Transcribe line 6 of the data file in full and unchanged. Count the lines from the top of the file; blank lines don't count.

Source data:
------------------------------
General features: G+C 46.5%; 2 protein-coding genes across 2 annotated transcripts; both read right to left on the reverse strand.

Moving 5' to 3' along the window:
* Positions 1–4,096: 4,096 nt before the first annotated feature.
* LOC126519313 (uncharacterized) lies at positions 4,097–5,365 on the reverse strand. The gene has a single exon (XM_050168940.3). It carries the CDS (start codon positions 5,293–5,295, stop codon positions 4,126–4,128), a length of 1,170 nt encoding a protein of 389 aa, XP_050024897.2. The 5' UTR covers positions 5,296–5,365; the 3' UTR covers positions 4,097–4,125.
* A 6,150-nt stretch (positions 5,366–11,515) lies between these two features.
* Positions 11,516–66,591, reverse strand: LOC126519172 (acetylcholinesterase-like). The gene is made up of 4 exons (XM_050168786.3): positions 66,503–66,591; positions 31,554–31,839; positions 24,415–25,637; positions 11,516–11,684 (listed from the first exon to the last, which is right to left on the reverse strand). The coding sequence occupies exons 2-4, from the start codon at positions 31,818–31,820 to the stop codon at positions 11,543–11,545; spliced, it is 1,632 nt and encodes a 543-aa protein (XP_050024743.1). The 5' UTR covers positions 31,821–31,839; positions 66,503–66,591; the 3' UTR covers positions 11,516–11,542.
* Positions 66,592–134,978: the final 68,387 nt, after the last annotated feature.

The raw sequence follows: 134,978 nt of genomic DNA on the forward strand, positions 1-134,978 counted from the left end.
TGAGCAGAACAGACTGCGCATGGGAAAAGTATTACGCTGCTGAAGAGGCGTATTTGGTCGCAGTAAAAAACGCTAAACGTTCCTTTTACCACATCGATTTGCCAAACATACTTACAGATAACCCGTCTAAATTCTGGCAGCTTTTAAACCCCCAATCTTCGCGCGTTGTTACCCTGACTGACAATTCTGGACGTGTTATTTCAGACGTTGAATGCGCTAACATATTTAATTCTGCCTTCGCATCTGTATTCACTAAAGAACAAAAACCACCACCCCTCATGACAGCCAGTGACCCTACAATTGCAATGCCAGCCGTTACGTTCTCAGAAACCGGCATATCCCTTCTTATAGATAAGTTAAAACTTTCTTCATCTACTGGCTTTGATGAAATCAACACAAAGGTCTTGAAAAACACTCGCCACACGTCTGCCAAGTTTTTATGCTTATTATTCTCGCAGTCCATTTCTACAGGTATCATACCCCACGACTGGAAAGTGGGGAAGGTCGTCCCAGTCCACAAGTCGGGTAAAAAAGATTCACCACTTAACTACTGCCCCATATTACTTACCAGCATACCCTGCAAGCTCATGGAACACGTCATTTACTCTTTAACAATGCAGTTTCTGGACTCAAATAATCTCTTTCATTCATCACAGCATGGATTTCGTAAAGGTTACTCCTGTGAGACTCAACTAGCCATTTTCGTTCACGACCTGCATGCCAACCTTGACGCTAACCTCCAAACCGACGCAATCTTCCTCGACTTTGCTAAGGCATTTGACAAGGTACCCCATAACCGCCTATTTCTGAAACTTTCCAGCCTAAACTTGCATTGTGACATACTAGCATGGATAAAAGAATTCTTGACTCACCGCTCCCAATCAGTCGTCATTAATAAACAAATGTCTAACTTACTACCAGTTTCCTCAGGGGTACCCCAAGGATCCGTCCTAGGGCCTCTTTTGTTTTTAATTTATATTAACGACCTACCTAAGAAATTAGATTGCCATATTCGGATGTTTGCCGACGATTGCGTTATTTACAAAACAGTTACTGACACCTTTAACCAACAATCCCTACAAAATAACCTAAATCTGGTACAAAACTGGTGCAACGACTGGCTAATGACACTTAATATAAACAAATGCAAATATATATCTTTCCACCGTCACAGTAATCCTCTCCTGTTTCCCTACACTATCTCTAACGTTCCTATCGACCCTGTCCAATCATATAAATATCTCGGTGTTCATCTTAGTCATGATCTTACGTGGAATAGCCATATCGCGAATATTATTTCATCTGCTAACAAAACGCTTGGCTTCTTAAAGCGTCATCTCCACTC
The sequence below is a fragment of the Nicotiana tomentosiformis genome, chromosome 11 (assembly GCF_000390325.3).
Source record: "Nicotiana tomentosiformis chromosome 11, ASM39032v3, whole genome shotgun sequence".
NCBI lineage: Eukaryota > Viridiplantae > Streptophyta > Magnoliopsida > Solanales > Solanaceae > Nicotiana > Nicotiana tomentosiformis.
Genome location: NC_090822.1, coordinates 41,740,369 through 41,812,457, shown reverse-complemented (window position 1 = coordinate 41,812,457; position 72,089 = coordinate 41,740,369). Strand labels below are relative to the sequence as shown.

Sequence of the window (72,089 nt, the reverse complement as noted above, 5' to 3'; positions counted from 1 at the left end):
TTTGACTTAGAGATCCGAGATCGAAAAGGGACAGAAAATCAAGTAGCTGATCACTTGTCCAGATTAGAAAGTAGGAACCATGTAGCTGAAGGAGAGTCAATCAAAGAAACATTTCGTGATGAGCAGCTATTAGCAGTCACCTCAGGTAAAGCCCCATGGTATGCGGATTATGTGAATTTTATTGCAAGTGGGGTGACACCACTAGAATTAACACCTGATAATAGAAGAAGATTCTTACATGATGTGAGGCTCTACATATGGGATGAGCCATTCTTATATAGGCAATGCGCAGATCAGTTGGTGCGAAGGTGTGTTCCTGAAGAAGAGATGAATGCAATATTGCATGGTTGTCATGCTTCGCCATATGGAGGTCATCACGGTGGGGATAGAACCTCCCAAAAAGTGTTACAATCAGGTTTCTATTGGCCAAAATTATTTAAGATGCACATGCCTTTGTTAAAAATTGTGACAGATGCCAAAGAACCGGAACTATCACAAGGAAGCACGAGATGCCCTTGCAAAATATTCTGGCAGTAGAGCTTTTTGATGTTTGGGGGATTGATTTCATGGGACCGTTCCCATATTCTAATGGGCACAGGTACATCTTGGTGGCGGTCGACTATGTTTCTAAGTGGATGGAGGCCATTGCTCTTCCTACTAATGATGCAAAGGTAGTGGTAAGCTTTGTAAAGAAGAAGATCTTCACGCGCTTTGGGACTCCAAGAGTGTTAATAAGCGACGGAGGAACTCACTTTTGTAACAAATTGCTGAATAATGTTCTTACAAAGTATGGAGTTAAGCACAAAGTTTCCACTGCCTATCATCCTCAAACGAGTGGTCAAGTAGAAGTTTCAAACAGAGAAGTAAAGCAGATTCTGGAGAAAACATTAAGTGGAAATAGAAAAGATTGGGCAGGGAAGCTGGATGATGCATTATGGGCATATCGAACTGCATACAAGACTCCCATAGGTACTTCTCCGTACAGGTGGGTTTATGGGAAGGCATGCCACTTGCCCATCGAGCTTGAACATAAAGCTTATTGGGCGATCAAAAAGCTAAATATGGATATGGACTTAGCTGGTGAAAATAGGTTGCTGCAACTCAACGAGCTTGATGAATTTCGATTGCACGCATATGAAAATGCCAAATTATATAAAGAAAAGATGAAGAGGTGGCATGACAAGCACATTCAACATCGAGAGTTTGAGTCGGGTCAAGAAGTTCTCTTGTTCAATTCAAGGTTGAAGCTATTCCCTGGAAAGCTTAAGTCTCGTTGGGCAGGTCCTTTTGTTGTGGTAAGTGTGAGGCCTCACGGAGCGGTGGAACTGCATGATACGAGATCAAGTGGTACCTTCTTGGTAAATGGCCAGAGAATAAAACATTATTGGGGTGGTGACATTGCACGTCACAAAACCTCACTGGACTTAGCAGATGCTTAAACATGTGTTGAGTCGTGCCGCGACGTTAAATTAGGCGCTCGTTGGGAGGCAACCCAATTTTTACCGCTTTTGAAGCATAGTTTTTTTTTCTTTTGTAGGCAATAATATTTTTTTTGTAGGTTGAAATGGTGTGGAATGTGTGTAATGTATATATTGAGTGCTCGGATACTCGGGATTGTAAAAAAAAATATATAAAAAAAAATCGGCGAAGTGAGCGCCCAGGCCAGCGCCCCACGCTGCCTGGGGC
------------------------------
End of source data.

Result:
* Positions 11,516–66,591, reverse strand: LOC126519172 (acetylcholinesterase-like). The gene is made up of 4 exons (XM_050168786.3): positions 66,503–66,591; positions 31,554–31,839; positions 24,415–25,637; positions 11,516–11,684 (listed from the first exon to the last, which is right to left on the reverse strand). The coding sequence occupies exons 2-4, from the start codon at positions 31,818–31,820 to the stop codon at positions 11,543–11,545; spliced, it is 1,632 nt and encodes a 543-aa protein (XP_050024743.1). The 5' UTR covers positions 31,821–31,839; positions 66,503–66,591; the 3' UTR covers positions 11,516–11,542.